Health and Healing: Sechelt Hospital Expansion, Sechalt, British Columbia
HEALTH AND HEALING
PROJECT Sechelt Hospital Expansion, Sechelt, British Columbia
ARCHITECTS Farrow Partners in association with Perkins+Will
TEXT Steve DiPasquale
PHOTOS Andrew Latreille
With any luck, the architecture of our public institutions will come to reflect—and help shape—the most progressive social and cultural initiatives of our day. The recent addition to British Columbia’s Sechelt/Shíshálh Hospital (renamed from St. Mary’s) evinces these hopes. It tests its ambitions across a wide spectrum of concerns: espousing meaningful involvement from area First Nations, pursuing the first Lean design process on a new build by Vancouver Coastal Health, providing only single-patient rooms, reaching for net-zero energy targets, and producing a level of delight uncommon in North American health-care facilities.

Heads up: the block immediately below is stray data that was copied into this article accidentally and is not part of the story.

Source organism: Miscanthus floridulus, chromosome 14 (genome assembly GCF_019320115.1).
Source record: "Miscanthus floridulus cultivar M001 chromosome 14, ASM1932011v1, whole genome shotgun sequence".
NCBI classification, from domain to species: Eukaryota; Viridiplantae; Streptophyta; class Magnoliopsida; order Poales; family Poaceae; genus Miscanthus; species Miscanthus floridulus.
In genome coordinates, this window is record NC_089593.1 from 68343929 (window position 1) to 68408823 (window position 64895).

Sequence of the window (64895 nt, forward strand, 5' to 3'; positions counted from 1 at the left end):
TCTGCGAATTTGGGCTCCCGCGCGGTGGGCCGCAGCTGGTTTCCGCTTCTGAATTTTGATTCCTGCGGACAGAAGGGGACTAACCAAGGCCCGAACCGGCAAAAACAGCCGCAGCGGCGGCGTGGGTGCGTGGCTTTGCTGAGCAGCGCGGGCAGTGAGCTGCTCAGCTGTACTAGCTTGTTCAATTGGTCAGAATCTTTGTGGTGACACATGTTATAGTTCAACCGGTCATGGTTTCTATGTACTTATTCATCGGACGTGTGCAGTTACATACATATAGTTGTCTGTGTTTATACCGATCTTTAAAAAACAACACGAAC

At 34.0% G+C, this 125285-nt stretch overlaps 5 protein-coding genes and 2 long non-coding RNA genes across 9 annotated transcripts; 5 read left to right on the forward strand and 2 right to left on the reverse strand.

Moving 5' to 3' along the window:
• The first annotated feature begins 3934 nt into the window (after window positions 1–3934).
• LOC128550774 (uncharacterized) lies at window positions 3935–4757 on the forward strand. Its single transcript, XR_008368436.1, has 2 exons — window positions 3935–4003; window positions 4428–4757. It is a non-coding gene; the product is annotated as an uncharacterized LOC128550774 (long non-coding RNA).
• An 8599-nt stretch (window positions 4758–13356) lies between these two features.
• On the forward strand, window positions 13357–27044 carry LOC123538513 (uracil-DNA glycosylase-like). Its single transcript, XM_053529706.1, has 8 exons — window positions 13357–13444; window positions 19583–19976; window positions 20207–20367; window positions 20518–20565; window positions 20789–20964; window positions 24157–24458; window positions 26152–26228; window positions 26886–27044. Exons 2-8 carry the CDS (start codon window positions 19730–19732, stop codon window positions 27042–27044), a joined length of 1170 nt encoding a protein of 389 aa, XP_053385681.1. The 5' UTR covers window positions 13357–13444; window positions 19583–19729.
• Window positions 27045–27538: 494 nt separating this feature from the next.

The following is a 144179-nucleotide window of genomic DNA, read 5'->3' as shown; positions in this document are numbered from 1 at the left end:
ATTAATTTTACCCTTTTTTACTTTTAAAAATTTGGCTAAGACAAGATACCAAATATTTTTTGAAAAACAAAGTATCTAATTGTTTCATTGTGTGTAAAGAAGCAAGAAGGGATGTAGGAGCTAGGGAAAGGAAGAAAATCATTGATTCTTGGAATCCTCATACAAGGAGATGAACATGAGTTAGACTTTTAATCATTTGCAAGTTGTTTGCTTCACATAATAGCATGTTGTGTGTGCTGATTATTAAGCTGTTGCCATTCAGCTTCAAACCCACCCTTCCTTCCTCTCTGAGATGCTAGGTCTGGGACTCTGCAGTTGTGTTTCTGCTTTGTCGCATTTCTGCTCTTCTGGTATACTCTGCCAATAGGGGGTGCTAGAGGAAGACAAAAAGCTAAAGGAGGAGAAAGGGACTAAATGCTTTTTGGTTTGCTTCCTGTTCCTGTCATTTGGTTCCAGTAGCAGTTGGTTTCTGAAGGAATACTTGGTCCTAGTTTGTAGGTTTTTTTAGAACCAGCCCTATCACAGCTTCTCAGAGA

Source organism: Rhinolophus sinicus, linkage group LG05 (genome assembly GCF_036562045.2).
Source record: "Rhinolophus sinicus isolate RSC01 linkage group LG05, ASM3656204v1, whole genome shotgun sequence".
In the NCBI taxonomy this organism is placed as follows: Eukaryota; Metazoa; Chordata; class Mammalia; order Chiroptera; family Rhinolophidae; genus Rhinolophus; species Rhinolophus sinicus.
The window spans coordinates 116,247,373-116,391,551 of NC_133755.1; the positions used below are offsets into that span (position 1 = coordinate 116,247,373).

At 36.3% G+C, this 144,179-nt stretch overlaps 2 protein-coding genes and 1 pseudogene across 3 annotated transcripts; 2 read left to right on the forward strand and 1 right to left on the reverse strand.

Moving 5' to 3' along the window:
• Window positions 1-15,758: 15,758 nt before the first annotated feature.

Home to some 10,000 residents, the District Municipality of Sechelt is located about 50 kilometres northwest of Vancouver. Sechelt is the largest community on the Sunshine Coast, an area that’s part of British Columbia’s mainland but only accessible from Vancouver by ferry or plane. Around 1,200 locals identify as members of the Sechelt Indian Band or Shíshálh. Owing in part to their donation of 11.2 acres of land in 1962 for the purpose of building a local hospital, these First Nations interests are inextricably bound to the site. Before conferring the land, however, the Band first fought and won a court battle to secure legal title to the site, a parcel that was once the learning farm for the local residential school. Narratives from the period are all too familiar: degradation, abuse and malnourishment—particularly egregious in this case since food produced by the students was either sold or consumed by staff. Vancouver Coastal Health and the design team thus aimed to make sure that area First Nations were recognized as important stakeholders in the project, organizing a series of consultations with Shíshálh representatives, and commissioning interior and exterior artworks of substantial scale from native communities.